Cesta Preferida + Bloggers Competition

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This blog post is a part of Design Blogger Competition organized by CGTrader


Toda a gente sabe que cestas são a maior trend do verão, e pode ser usada com todos os estilos de roupa, mas este esta é a minha forma preferida: com roupa super super casual e para andar no dia a dia.

E um nadinha sobre a cesta em si, encontrei-a numa mini loja de comércio local ao pé de onde eu vivo, e adorei as cores! Vou tentar encontrar um link parecido no Etsy – que pelos vistos é onde eu encontro cestas parecidas com as minhas! – porque duvido que consiga encontrá-la em alguma loja conhecida!

Para esclarecer um bocadinho o título, uma empresa chamada CGTrader contactou-me há uns meses para escrever um post para uma competição com o título Designing for the future: trends we need to be considering now; como é uma empresa internacional, a entrada está escrita em inglês, se quiserem ler, eu acho que é um tema super giro e mais inesperado que prever trends normais e superficiais!

Hello! I can’t stress enough how straw bags are such a trend at the moment, with ANY type of clothing. However, this is how I like to wear them: with a complete casual style! I found this one at a local shop, and it’s actually handmade, but what I really really love about it is the pattern and the colours – because, of course, I have a couple of basic ones – they’re so unusual the fashion blogs and pictures I’ve seen, but really traditional.

This brings me to the next point of this post, and one you might be asking yourself about: the “blogger competition” in the title.

A few months ago, I received an e-mail asking if I was interested in joining a blogger competition organised by CGTrader (link here), titled Designing for the future: trends we need to be considering now. I admit, I was very intrigued by the concept, but confused on how I would apply it to fashion (my blog subject) without keeping it superficial as “we will be using midi skirts next season”; that’s when an ideia came to my mind, and that’s why I associated this post, with these pictures, with the competition at hand.

More and more I’ve noticed that fashion is going back to the roots, so to speak: more and more trends are based on influencers, and it’s a global effect, so a lot of times new items we’re using are inspired by a part of the world, where the most famous influencers are from. Independently of the reason for this, I think we might be seeing traditional trends a lot more often, such as – pictures as an example – straw bags. When I first got to my grandmother’s house wearing a straw basket – this one actually! – she said “oh, I remember taking my lunch in one of those when I was young!” and I researched it and Portugal even has a traditional straw bag, from Alentejo, which is still used a lot there; moreover, as I’ve said before, I found this bag in a small local shop!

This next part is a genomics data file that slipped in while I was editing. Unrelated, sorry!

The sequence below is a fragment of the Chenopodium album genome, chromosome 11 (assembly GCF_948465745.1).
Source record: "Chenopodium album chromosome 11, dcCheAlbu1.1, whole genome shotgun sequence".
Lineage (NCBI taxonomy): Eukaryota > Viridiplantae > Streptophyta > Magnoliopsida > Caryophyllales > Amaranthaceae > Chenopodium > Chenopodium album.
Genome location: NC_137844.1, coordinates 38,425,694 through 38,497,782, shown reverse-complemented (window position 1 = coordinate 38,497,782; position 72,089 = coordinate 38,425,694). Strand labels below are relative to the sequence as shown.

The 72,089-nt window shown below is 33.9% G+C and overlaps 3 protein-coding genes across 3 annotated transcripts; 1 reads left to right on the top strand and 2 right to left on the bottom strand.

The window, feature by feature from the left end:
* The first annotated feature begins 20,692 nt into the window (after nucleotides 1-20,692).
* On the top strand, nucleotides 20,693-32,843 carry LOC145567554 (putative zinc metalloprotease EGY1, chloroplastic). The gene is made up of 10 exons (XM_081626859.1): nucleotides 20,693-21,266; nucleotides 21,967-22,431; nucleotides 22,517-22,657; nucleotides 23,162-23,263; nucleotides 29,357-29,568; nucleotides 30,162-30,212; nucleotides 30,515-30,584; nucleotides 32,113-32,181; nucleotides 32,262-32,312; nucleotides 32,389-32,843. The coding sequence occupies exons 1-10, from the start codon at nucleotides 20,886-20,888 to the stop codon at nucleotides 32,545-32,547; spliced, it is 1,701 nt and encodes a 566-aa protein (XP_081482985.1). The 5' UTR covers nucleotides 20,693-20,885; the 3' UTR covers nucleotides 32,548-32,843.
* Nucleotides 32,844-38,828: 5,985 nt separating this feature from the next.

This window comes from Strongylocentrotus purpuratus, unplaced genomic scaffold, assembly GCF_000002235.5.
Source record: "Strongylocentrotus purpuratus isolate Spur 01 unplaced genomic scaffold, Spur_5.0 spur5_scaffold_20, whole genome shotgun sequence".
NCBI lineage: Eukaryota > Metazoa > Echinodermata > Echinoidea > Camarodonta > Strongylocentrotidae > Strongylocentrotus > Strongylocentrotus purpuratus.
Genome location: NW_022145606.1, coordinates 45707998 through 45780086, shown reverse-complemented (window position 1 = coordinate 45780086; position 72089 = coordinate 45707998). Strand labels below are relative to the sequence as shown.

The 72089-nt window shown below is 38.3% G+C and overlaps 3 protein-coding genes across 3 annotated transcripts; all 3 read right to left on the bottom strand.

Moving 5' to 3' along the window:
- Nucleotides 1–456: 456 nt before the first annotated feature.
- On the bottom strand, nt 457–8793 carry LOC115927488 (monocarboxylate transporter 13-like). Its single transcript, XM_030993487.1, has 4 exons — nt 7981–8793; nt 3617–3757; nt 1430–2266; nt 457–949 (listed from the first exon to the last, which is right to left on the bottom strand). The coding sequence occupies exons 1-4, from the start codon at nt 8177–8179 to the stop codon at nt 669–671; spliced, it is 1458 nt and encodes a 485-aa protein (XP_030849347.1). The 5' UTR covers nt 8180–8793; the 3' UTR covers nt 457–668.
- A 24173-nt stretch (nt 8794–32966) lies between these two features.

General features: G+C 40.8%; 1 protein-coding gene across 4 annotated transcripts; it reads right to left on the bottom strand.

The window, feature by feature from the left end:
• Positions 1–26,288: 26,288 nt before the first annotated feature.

There are other examples of trends such as this one: from Portugal as well, Corações de Viana; the Klomp-inspired wooden shoes from the Netherlands a few seasons ago; ruffles and Sevillana-inspired designs from Spain;  straw hats Gondoliere-inspired from Italy; slipper-style shoes from Morocco; even embroidery! These are all pieces we consider “trendy”, but are inspired by local traditions, and from all over the world!

Objectively, what I’m saying is, in terms of fashion, I’m really excited to actually get to know other countries’ fashion incorporated with the contemporary trends we all know, as this traditional trend is, in my opinion, a huge part of the future of fashion design.

So let’s take a moment to consider what this will do, to a small extent of course, to the general fashion retailers. If you search “straw bag” – let’s use this as an example, but this is for any of the trend mentioned above! – and try to find any bag that’s not owned by the majority of girls right now, the link you find more useful is probably Etsy; the same goes for blogger links! What I mean is, more and more I’m finding trendy pieces on small business websites like Etsy, and that’s because it sells handmade, very traditional products! But the question is: should there be any other place we could buy them? Wouldn’t mass production change the tradition look we are actually going for?

All in all, going traditional is so far from the predicted futuristic fashion style we are used to seeing in the movies, magazines, etc., that it’s actually a trend that brings a very refreshing perspective of what’s coming in terms of fashion design, and that’s why, for me, this is an unexpected entry to a Future Design theme discussion. I’m excited to see other entries in this competition, to see how many people looked back before looking forward and, of course, all the new, exciting ideas!

What I’m Wearing:

  • Cesta (straw bag) – comércio local, similar ETSY
  • T-shirtBershka
  • Calções de ganga (jean shorts) – Pull&Bear, similar na Zara
  • SlidesH&M

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